I never thought I could feel so affectionate towards something other than a shoe itself. (and people, the normal object of affection. )  These insoles are so supportive of whatever activity I choose to do, they’re cute and lime green, and they fit perfectly in my shoes.

And that wraps up the ode to my insoles.

I’v e been a little behind the rest of the literary world since I JUST started reading The Help two days ago.

And I’m hooked.

Not only does Kathryn Stockett have the dialect and the perspectives of both the two maids and the white writer down, but she’s practically writing what I want my life story to be.  No, I don’t want to be a maid.  That wouldn’t really be a good fit since my room is in a crazy disarray most of the time.  No, she’s writing about a writer who is concerned about the way things are.  She’s going against a social norm and risking everything to tell a story that needs to be told.

There are so many stories in this world that need to be told. they need to be told.  And they need to be told in a way that shows that it’s not fiction, that it really happened.

I’ll be real here: Whenever people talk about the persecuted church or about people in third-world countries not having water or about mothers in China who are forced to abort their children because of their gender, I feel the injustice.  I see the gravity, but I fail to grasp the reality.  I can’t even imagine (and I am pretty imaginative) living a life like the ones I hear about.

And so I file it away as fiction.  Not consciously, of course, but if I had two filing systems in my head: reality and things that don’t seem to concern me, all of that far-away, horrendous injustice would be kept in the latter.  Maybe this is my fault, that I don’t expose myself.   Maybe I have fostered in myself a person who can’t accept oppression and need as something that actually occurs.

That bothers me.

For a long time now, I’ve wanted to be a journalist: to travel all over the world (fill up my passport with stamps), hearing people’s stories, and making them known to people in the privileged land of America.  Because it needs to be real.  The way Matthew West put it describes how my life has been:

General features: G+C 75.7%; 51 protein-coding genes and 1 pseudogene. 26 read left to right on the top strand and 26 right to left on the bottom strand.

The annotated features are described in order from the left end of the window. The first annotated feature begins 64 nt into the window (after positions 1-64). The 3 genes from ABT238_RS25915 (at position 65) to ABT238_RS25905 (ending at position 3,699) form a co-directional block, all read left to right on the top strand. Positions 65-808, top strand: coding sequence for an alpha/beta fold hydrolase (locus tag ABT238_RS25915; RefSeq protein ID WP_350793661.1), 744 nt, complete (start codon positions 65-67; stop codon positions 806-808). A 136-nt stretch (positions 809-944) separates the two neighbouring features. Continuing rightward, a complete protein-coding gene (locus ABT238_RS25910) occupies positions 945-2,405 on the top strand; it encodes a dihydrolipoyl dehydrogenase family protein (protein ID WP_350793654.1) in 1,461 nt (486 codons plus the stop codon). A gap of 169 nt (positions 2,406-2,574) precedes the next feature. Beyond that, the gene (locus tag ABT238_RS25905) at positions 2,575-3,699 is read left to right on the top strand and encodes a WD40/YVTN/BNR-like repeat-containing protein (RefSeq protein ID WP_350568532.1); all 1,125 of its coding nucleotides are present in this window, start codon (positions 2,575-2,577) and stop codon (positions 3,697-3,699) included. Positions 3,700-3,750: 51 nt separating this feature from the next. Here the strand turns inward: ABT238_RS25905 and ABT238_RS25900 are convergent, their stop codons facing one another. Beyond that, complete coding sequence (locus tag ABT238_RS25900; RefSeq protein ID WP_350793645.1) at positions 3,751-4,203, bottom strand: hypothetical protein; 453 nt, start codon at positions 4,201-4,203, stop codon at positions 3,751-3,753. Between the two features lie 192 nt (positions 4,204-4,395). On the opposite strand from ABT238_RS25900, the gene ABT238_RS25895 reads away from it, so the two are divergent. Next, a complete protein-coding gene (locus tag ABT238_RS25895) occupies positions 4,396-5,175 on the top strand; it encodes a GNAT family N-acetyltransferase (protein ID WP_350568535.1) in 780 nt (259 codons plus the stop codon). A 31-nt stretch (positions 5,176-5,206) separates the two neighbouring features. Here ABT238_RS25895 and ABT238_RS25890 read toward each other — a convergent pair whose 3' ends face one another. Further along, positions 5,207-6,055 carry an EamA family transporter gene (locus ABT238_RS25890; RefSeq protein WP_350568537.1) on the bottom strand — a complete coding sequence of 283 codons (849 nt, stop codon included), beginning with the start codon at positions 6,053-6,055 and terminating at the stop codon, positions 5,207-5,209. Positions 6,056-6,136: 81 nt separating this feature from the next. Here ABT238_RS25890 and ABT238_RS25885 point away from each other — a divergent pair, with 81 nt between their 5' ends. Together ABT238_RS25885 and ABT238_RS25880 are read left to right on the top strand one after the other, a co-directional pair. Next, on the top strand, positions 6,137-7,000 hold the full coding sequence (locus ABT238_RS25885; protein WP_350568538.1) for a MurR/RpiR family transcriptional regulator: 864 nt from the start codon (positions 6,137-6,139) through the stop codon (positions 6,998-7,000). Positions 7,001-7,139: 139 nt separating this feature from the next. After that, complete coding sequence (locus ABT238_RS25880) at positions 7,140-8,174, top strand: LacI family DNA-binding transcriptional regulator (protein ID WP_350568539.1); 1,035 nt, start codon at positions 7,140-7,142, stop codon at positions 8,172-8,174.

In my own little world, it hardly ever rains.  I’ve never gone hungry, always felt safe.  I’ve got some money in my pocket, shoes on my feet.  In my own little world, it’s population: me.

What kind of world is that?  Sure, it’s one that is happy for the most part, has its ups and downs, but is completely unaware that there is hurt out there.  And the answer to someone else’s hurt just might be me.  My $10 could help someone go to school, keep them out of prostitution.  My time spent helping someone make their house a livable home could change the entire course of their life.  To me, they are small things.  To me, it’s just an hour of my time or a portion of my paycheck.

Or two weeks in India.

There are no words for the draw and the calling that I feel.  I’m not always this sure about what God wants me to do, but I know this time.  I just do.  When I met with one of our contacts at the EFCA ministry, she confirmed it as well, telling me that it WILL happen, that she can tell that I want to go, that she knows that God will make a way.

And it will make a change in the way things are.

Just like Skeeter is trying to do.  (I don’t know yet if she’s succeeded, because I’m only halfway through… so NO SPOILERS!)

If you follow me on twitter, you know that I set up a printer today.  Not too hard, but I must say, I’m proud of myself for not having to google anything.  Independent. That’s me.  At least for today.

And I joined Skype:

yay! now I can talk to people that are far away!

And when I got home from volleyball, I made myself a sandwich using the World’s Smallest Spatula – affectionately dubbed by me.

nutella on the left, peanut butter on the right, World's Smallest Spatula pictured center

then I decided to make cookies for the heck of it

mmm, cocoa powder from Penzey's

and here they are, ready to go in the oven - my what-the heck cookies :)

Sometimes I just have to do things when I feel like it, because later I’ll think that I should and not feel like doing it.  Not that cookies are a need here, but, hey, who doesn’t like cookies?

Please don’t answer that if you are among those who don’t like cookies.